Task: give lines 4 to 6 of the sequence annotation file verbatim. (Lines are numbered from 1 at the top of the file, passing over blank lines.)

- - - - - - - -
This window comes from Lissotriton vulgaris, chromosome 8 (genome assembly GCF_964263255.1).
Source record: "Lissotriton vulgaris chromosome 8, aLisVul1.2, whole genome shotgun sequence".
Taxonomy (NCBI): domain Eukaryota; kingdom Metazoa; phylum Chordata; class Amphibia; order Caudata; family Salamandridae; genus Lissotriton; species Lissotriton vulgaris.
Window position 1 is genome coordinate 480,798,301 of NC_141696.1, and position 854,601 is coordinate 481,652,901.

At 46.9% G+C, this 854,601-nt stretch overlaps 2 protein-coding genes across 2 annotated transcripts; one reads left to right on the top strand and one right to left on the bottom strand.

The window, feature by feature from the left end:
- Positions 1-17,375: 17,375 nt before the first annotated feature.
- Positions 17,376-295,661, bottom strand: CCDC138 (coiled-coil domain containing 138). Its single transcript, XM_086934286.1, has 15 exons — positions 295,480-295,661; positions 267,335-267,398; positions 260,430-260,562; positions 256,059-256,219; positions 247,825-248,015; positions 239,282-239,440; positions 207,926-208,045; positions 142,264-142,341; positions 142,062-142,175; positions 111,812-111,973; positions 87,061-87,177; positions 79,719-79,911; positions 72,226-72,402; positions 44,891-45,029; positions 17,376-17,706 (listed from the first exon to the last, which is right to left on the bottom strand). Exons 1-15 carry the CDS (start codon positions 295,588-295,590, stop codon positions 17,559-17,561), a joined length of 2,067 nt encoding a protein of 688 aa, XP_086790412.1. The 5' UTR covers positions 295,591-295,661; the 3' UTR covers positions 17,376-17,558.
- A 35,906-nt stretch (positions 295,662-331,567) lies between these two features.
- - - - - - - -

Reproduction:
Window position 1 is genome coordinate 480,798,301 of NC_141696.1, and position 854,601 is coordinate 481,652,901.

At 46.9% G+C, this 854,601-nt stretch overlaps 2 protein-coding genes across 2 annotated transcripts; one reads left to right on the top strand and one right to left on the bottom strand.

The window, feature by feature from the left end: